I'm going to give you the answers from what I've just went through on Windows Server 2008 R2 which is a 64 bit operating system. The application suite of libraries I was given were developed using .net 3.5 x86 with the older DLL libraries and I was stuck because I had installed the newer x64 clients from oracle.
What I found was the following:
Install the latest x64 client from Oracle for Windows Server 2008. I believe this would be the 2.7.0 client. When you select the installation, make sure you do custom and select the .NET libraries.
Configure your tnsnames files and test your tnsping against your data source.
Next, if you are running a 32 bit application, install the same version of the client for 32 bit. Also, follow the same installation routine, and select the same home.
When your finished, you will find that you have a single app/product with two client directories (Client1 and Client2).
if you navigate to the windows/assemblies directory you will find that you have a reference to the Oracle.DataAccess.dll (x2) with one for x86 and one for AMD64.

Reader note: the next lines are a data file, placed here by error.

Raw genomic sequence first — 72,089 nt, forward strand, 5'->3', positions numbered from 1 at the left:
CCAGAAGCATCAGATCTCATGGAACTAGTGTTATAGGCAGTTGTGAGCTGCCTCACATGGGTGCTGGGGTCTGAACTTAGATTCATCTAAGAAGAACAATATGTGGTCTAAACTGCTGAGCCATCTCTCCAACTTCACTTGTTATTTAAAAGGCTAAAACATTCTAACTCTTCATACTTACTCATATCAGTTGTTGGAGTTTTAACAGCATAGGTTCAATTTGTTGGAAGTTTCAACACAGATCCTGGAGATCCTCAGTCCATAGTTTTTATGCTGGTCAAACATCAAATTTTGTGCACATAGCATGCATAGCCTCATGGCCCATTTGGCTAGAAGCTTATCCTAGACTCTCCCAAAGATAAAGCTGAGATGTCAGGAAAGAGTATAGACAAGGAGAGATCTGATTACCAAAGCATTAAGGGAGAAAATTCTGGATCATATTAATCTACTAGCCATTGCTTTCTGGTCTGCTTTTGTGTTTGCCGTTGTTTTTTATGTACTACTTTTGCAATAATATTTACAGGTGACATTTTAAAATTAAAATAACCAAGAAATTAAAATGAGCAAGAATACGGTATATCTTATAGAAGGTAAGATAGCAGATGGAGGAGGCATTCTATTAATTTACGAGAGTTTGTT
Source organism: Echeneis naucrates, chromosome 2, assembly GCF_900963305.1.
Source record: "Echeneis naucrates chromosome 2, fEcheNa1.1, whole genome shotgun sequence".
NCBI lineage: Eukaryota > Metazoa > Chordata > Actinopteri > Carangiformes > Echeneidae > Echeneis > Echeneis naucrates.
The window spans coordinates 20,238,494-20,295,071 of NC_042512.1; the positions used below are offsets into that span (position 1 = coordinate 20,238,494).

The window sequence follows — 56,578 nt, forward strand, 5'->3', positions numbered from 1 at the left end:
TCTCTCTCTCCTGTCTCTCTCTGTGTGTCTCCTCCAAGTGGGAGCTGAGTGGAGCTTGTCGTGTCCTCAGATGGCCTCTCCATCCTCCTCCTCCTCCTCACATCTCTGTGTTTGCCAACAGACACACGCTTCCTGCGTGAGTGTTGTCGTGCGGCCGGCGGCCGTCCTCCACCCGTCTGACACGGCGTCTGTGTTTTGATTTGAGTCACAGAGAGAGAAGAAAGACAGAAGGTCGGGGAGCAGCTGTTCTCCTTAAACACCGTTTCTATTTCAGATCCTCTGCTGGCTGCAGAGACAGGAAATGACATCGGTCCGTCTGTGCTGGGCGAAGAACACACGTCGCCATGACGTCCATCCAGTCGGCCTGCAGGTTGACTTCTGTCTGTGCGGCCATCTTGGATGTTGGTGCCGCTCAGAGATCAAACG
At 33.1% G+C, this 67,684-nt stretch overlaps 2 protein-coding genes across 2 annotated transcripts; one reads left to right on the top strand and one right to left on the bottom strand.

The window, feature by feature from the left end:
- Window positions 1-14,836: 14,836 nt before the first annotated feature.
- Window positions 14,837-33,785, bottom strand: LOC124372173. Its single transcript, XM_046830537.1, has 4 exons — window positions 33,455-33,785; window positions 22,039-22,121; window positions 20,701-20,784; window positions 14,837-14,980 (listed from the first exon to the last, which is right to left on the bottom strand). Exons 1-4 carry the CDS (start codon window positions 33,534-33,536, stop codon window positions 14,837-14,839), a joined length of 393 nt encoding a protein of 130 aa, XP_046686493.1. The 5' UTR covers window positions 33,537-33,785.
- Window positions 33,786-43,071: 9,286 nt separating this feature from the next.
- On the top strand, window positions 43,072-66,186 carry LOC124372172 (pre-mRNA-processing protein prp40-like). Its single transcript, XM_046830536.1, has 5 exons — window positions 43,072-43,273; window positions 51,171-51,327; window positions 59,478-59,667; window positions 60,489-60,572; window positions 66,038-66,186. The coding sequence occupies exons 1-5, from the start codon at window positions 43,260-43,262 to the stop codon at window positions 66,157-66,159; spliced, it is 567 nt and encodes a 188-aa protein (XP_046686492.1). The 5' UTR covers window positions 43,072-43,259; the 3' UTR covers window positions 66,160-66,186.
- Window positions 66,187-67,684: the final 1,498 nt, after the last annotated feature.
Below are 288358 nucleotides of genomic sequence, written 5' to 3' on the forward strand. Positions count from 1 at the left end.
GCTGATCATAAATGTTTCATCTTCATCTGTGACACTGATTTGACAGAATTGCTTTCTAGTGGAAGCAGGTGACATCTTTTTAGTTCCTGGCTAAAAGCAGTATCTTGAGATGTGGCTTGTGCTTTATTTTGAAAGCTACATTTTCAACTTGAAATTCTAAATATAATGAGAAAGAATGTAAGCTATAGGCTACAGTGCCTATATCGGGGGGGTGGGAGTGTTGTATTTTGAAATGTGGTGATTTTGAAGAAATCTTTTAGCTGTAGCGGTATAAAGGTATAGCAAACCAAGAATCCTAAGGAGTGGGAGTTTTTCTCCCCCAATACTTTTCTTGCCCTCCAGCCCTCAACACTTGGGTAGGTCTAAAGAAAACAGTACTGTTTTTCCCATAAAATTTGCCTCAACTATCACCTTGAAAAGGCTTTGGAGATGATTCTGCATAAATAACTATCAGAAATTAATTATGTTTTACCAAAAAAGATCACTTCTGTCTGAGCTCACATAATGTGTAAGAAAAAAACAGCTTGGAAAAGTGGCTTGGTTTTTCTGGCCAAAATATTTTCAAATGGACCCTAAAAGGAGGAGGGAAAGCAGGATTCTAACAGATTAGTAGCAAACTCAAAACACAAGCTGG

Now, depending on if you have developers or are developing on the machine yourself, you may be ok here, however, if they are using older drivers, then you need to perform one last step.
Navigate to the app\name\product\version\client_1\odp.net\publisher policy\2.x directory. Included in here are two policy files. use gacutil /i to install the Policy.2.111.Oracle.DataAccess.dll into the GAC. This will redirect legacy oracle ODP calls to the newer versions. So, if someone developed with the 10g client, it will now work with the 11 client.
If you need further details, or need other questions answered like flipping 32 bit mode on or off on your .net assemblies, email me.